US Patent Office Calls RIM And NTP: "Patents Will Be Rejected"

from the in-case-you-were-wondering dept

The U.S. Patent and Trade Office has contacted both RIM and NTP to inform both companies that it will likely overturn all related NTP patents. This move is very unconventional for the Patent Office, but no doubt stems from the very public case which is putting the Patent Office itself in the spotlight of blame. If RIM is forced to pay $1B because they were held for ransom by bad patents, Techdirt has asked, "Can RIM sue the USPTO for a billion or more due to negligence?" The USPTO is worried that NTP is winning the court case based on what they now know to be bad patents, but patents which they mistakenly granted. Not only is this massively unfair to RIM, but the credibility of the entire intellectual property system in the US is in jeopardy. The move to publicly inform both parties of likely decisions is the USPTO's way of trying to force Judge Spencer to either throw out the case on lack of merit, or delay the court proceedings to give the patent rejection process time to follow its slow course. So the USPTO has turned the pressure up on Judge Spencer -- if he forces RIM to shutdown or pay-up based on what he now knows to be bad patents, he will look bad, not the USPTO. Don't you love it when two branches of your government pass the buck while the free market and the incentive to innovate are held hostage to them? Having read the patents, we sided with RIM from the start of this debacle. Isn't it time, now, to let this company get on with business?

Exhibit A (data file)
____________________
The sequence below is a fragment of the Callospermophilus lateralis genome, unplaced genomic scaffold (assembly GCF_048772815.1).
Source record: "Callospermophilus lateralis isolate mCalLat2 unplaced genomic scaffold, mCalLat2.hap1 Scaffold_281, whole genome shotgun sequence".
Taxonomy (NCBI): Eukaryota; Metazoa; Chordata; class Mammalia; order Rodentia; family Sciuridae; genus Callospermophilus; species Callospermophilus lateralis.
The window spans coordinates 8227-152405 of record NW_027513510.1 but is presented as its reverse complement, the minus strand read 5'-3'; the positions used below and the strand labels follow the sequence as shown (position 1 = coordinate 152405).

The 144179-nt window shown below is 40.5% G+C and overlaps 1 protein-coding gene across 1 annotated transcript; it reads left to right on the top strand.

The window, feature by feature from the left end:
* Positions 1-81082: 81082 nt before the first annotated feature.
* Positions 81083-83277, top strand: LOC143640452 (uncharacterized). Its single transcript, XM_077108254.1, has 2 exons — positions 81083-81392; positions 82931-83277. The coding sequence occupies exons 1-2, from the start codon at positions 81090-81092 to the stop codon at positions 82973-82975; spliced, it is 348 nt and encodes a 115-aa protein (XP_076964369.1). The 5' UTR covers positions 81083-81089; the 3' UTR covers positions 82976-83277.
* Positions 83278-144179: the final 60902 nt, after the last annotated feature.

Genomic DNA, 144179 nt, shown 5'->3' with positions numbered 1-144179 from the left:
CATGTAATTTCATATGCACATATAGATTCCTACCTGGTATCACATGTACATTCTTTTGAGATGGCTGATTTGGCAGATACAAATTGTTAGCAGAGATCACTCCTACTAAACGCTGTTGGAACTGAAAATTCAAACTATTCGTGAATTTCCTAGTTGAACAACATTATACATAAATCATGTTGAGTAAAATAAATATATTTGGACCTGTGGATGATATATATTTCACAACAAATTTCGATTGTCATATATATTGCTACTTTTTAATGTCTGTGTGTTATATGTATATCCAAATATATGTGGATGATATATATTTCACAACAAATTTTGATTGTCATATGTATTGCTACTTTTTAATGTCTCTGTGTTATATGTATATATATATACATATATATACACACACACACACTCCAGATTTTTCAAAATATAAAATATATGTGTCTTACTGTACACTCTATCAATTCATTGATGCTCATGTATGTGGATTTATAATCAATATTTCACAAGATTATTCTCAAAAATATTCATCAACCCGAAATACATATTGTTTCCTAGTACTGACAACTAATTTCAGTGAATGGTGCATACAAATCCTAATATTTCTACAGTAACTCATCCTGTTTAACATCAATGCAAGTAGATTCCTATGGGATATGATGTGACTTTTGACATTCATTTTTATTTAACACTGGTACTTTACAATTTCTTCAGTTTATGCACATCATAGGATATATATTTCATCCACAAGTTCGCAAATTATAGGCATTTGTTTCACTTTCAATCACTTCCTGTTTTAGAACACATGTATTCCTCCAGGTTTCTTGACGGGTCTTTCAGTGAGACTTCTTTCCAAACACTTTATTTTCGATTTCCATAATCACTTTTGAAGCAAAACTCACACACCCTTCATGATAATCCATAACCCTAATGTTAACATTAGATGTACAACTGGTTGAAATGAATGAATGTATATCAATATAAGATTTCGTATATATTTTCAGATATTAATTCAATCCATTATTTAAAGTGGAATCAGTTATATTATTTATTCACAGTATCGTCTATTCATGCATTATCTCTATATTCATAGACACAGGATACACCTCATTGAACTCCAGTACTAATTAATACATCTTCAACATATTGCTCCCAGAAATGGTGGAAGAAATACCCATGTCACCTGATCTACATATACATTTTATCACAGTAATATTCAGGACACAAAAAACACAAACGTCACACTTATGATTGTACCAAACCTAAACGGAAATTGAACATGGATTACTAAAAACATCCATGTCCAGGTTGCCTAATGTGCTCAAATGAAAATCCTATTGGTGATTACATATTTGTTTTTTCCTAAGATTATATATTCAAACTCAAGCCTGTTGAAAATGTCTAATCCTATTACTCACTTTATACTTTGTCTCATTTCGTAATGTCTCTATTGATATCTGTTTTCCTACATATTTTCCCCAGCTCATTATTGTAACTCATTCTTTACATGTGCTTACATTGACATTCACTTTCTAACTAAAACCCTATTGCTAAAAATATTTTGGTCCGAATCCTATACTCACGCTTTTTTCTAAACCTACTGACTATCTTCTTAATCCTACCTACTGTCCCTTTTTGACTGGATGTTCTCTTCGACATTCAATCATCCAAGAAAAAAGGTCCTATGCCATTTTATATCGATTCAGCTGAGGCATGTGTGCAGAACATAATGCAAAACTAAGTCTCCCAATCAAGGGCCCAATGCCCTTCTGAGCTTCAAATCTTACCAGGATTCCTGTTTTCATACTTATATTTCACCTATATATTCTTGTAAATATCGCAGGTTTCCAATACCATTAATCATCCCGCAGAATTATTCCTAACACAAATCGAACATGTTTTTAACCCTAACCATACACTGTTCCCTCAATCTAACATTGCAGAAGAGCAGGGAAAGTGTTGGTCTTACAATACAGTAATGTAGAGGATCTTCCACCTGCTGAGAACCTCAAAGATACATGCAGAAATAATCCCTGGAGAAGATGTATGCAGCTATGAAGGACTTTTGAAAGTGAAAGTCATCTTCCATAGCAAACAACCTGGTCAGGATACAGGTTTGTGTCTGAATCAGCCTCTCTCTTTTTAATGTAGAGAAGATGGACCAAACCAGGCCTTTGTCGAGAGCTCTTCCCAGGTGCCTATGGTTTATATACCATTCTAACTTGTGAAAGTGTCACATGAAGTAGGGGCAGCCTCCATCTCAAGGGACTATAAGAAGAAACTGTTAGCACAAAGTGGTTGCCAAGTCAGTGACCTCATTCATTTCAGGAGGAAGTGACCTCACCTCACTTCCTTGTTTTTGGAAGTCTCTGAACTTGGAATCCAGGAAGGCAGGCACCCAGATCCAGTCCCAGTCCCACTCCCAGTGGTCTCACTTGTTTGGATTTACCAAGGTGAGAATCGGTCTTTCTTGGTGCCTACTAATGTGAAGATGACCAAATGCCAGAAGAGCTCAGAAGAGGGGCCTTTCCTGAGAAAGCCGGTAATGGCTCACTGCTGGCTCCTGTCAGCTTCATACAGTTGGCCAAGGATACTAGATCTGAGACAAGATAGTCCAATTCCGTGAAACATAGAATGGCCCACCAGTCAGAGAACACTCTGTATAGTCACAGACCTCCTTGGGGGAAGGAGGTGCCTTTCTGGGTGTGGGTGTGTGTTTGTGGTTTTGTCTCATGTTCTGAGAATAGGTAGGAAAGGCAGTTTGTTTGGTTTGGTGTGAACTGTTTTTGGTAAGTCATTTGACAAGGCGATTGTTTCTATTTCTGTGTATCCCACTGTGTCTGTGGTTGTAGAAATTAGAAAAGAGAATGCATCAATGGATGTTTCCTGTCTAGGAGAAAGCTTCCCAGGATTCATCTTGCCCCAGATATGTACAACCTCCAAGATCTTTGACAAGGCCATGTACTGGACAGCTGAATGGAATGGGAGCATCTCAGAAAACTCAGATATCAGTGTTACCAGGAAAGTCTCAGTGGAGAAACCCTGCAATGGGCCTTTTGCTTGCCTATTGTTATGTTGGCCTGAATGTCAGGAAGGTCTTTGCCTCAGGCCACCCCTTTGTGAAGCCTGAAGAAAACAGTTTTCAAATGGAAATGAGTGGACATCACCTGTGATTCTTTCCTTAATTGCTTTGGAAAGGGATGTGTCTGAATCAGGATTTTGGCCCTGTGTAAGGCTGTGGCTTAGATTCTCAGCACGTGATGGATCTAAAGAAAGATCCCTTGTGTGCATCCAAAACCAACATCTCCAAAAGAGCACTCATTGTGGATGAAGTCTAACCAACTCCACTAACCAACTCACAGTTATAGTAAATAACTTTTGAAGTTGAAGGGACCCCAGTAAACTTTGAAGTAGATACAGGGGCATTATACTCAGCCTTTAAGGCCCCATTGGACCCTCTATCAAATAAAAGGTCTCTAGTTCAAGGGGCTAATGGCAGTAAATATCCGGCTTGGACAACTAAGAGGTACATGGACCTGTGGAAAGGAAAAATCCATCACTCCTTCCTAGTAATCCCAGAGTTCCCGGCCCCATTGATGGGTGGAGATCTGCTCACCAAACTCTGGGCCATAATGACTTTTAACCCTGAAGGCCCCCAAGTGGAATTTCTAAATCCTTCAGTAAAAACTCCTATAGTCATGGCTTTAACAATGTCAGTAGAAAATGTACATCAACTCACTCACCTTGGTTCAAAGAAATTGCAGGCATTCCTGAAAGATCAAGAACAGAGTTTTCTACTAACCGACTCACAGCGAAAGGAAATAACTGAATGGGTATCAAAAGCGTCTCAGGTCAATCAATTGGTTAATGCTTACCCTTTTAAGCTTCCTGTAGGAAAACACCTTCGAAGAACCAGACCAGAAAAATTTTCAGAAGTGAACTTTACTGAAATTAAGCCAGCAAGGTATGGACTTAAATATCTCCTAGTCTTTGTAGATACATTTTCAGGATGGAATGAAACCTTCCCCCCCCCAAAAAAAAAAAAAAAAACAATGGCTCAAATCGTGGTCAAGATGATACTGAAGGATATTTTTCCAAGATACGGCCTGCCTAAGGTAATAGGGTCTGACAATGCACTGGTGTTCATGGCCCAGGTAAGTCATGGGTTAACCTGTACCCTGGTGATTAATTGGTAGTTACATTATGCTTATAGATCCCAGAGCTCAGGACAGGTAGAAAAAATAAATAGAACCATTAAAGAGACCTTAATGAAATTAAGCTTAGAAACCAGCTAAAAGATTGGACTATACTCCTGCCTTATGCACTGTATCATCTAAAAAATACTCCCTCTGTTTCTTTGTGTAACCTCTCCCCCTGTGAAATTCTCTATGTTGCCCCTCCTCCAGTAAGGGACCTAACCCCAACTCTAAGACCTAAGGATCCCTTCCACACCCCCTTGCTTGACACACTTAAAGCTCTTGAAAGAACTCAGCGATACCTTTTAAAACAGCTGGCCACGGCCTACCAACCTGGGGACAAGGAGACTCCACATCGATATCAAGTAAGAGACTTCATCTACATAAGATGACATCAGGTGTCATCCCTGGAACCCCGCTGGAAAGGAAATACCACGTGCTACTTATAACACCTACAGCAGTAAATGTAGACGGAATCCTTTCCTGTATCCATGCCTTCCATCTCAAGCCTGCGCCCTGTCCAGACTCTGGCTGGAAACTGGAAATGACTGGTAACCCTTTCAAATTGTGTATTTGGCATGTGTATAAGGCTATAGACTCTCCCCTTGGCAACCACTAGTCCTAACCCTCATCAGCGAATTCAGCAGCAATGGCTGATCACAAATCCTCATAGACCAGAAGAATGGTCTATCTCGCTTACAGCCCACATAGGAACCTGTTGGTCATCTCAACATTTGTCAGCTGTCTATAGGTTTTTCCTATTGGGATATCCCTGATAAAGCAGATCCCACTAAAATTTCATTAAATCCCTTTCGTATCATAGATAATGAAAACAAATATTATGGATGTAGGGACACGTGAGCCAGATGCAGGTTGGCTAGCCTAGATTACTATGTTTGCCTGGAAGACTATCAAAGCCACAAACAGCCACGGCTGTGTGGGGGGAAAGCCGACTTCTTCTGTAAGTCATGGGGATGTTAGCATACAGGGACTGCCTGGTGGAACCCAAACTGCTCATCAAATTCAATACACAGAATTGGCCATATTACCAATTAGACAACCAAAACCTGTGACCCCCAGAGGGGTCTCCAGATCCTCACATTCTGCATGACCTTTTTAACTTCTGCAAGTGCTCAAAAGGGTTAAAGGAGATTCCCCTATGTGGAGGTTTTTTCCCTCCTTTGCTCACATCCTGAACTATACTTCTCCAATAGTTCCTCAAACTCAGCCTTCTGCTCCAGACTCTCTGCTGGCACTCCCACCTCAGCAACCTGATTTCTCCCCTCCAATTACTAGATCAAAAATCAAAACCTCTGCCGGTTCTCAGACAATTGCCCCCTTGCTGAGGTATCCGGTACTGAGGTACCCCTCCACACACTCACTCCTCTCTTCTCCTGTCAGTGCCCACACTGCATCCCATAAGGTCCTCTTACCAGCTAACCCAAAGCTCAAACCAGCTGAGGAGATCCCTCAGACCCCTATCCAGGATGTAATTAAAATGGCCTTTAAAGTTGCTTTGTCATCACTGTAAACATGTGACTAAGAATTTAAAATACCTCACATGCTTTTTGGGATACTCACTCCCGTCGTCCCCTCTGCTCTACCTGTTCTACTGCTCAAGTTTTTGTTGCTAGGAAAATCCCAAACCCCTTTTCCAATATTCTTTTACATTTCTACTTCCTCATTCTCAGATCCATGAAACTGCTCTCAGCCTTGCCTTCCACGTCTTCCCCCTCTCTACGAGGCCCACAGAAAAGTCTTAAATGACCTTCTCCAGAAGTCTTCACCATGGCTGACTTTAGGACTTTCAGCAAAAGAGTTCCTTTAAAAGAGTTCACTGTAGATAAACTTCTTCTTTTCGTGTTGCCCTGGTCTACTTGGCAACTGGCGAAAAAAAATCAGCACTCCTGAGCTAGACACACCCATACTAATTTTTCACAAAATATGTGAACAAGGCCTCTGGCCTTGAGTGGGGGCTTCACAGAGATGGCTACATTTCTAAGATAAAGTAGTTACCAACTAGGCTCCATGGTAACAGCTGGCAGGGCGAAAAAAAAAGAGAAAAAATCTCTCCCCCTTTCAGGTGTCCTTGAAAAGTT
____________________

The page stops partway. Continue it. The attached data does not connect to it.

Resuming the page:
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  1. icon
    Derek Kerton (profile), 30 Dec 2005 @ 12:19pm

    Re: Bad Patents, Bad Law, Bad opinions

    Howard,

    The reason the patents are bad is primarily one of "obviousness". In 1991, a patent for mobile email should not have been granted. A network communication application existed, namely Email, wireless networks existed, and layering the application of email on the wireless network was not an invention, but an inevitability.

    Why has no patent been granted or enforced for wireless stock quotes, or wireless sales force automation applications, or wireless weather reports? These are just obvious connections between applications that existed on wired networks, and moved to wireless networks.

    I don't think it's careless to ask the patent office to stop granting patents on obvious ideas. Patents for obvious ideas may be a "wall" that's carrying a load, but the whole load needs to fall. We have way to many patents for obvious things... Amazon's one click and NTP are just two examples.

    As I said in my article on the NTP issue in 2003,
    http://www.kerton.com/papers/20030831.html
    "Should a riskless, productless holding company be rewarded by our legal systems to the tune of hundreds of millions of dollars for the wireless equivalent of "getting your chocolate in my peanut butter?"

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